# Structure of Atom NEET Questions : NEET Previous year questions

1. The number of protons, neutrons and electrons in 175Lu71, respectively, are

(NEET 2020)

(a) 71, 104 and 71                     (b) 104, 71 and 71

(c) 71, 71 and 104                     (d) 175, 104 and 71

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2. Be2+ is isoelectronic with which of the following ions?                      (2014)

(a) H+                 (b) Li+2+

(c) Na,               (d) Mg

3. Isoelectronic species are                                                           (2000)

(a) CO, CN, NO+, C 2–

(b) CO, CN, NO, C2 –2

(c) CO+, CN+, NO, C2

(d) CO, CN, NO, C2

6. Which of the following series of transitions in the spectrum of hydrogen atom falls in visible region?                                                                   (NEET 2019)

(a) Brackett series            (b) Lyman series

(c) Ballmer series             (d) Panchen series

7. Calculate the energy in joule corresponding to light of wavelength 45 nm.

(Planck’s constant, h = 6.63 × 10–34 J s, speed of light, c = 3 × 108 m s –1) (2014)

(a) 6.67 × 1015                (b) 6.67 × 1011

(c) 4.42 × 10–15                      (d) 4.42 × 10–18

8. The value of Planck’s constant is 6.63 × 10–34 Js. The speed of light is 3 × 1017 nm s–1. Which value is closest to the wavelength in nanometer of a quantum of light with frequency of 6 × 1015 s–1?                                   (NEET 2013)

(a) 50                      (b) 75

(c) 10                      (d) 25

9. According to law of photochemical equivalence the energy absorbed (in ergs/mole) is given as (h = 6.62 × 10–27 ergs, c = 3 × 1010 cm s–1,

NA = 6.02 × 1023 mol–1)                                          (NEET 2013)

(a) 1.196 x 108 / λ                      (b) 2.859 x 105 / λ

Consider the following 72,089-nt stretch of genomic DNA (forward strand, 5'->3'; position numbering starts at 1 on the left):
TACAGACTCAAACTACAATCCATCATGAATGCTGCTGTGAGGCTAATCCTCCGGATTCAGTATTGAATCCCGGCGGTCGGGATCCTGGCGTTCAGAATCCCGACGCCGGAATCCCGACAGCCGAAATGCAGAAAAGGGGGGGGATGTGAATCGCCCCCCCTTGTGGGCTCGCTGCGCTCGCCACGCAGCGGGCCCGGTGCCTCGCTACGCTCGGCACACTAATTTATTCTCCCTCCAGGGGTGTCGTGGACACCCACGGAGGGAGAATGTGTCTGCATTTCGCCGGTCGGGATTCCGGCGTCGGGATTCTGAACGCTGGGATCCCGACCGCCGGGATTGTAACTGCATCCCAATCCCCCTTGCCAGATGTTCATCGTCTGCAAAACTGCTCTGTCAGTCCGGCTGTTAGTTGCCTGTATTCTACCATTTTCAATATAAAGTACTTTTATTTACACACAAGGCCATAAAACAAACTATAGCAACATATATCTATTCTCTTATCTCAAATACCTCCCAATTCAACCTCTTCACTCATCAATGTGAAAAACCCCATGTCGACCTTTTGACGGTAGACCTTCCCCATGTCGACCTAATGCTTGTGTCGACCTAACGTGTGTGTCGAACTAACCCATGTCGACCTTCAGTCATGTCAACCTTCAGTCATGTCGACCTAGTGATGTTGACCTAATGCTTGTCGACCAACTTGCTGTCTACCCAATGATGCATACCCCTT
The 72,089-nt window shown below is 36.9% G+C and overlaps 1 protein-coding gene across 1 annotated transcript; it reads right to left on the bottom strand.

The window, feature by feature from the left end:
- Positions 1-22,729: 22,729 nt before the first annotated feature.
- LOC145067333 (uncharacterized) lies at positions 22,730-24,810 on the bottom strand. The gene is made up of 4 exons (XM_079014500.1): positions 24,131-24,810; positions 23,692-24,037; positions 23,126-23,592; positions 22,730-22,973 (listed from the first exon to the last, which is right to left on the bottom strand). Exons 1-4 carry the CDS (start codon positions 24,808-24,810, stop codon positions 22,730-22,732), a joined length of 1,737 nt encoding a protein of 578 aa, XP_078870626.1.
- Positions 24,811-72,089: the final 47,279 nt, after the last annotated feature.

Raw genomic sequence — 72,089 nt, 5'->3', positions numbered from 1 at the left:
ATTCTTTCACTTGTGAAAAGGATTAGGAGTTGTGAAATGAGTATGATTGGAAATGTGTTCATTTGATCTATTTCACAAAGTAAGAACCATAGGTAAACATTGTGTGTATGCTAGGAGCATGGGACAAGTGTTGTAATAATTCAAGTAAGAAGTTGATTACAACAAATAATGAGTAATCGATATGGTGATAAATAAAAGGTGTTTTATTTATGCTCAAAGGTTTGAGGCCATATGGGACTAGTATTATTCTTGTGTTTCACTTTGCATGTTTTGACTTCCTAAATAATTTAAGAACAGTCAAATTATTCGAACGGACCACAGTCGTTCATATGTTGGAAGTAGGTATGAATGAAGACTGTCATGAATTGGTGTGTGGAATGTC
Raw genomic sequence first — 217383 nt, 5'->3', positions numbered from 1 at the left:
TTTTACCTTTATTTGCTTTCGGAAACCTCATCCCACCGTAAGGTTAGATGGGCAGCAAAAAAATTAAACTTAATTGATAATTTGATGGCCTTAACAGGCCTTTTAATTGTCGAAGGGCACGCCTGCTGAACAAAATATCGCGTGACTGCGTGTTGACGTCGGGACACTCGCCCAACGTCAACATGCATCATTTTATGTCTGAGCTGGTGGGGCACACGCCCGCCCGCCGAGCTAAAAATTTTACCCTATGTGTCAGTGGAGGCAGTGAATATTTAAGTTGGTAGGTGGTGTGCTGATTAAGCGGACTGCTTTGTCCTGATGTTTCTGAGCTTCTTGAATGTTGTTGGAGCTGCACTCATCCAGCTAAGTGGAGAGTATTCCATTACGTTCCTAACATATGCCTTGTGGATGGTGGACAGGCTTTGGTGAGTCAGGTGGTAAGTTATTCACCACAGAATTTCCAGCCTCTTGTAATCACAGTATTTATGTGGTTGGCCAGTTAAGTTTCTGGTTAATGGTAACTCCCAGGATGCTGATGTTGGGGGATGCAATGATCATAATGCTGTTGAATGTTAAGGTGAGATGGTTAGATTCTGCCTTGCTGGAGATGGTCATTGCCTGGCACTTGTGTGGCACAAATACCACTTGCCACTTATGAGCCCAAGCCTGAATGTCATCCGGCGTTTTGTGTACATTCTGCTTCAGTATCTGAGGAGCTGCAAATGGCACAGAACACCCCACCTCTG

(c) 2.859 x 1016 / λ                    (d) 1.196 x 1016 / λ

10. The energies E1 and E2 of two radiations are 25 eV and 50 eV respectively. The relation between their wavelengths i.e., λ1 and λ2 will be                     (2011)

(a) λ1 = λ2                        (b) λ1 = 2 λ2

(c) λ1 = 4 λ2                      (d) λ1 = ½ λ2

14. (NEET 2013)

(a) Equation can be used to calculate the change in energy when the electron
changes orbit.

(b) For n = 1, the electron has a more negative energy than it does for n = 6 which
means that the electron is more loosely bound in the smallest allowed orbit.

(c) The negative sign in equation simply means that the energy of electron bound to
the nucleus is lower than it would be if the electrons were at n4 n3 the
infinite distance from the nucleus.

(d) Larger the value of n, the larger is the orbit radius.

15. According to the Bohr Theory, which of the following transitions in the hydrogen atom will give rise to the least energetic photon?         (Mains 2011)

(a) n = 6 to n = 1               (b) n = 5 to n = 4

(c) n = 6 to n = 5                (d) n = 5 to n = 3

16. The energy of second Bohr orbit of the hydrogen atom is –328 kJ mol–1; hence the energy of fourth Bohr orbit would be                                 (2005)

(a) – 41 kJ mol–1                (b) –82 kJ mol–1

(c) –164 kJ mol–1              (d) –1312 kJ mol–1

26. In hydrogen atom, the de Broglie wavelength of an electron in the second Bohr orbit is [Given that Bohr radius, a0 = 52.9 pm]                           (NEET 2019)

(a) 211.6 pm                (b) 211.6 π pm

(c) 52.9 π pm               (d) 105.8 pm

27. A 0.66 kg ball is moving with a speed of 100 m/s. The associated wavelength will be                                                                                 (Mains 2010)

(h = 6.6 × 10–34 J s)

(a) 6.6 × 10–32 m               (b) 6.6 × 10–34 m

(c) 1.0 × 10–35 m               (d) 1.0 × 10–32 m

29. The measurement of the electron position is associated with an uncertainty in momentum, which is equal to 1 × 10–18 g cm s–1. The uncertainty   (2008)

in electron velocity is (mass of an electron is 9 × 10–28 g)

(a) 1 × 105 cm s–1            (b) 1 × 1011 cm s–1

(c) 1 × 109 cm s–1                  (d) 1 × 106 cm s–1

30. Given : The mass of electron is 9.11 × 10–31 kg, Planck constant is 6.626 × 10–34 J s, the uncertainty involved in the measurement of velocity within a (2006)

distance of 0.1 Å is

(a) 5.79 × 105 m s –1 (b) 5.79 × 106 m s –1

(c) 5.79 × 107 m s –1 (d) 5.79 × 108 m s –1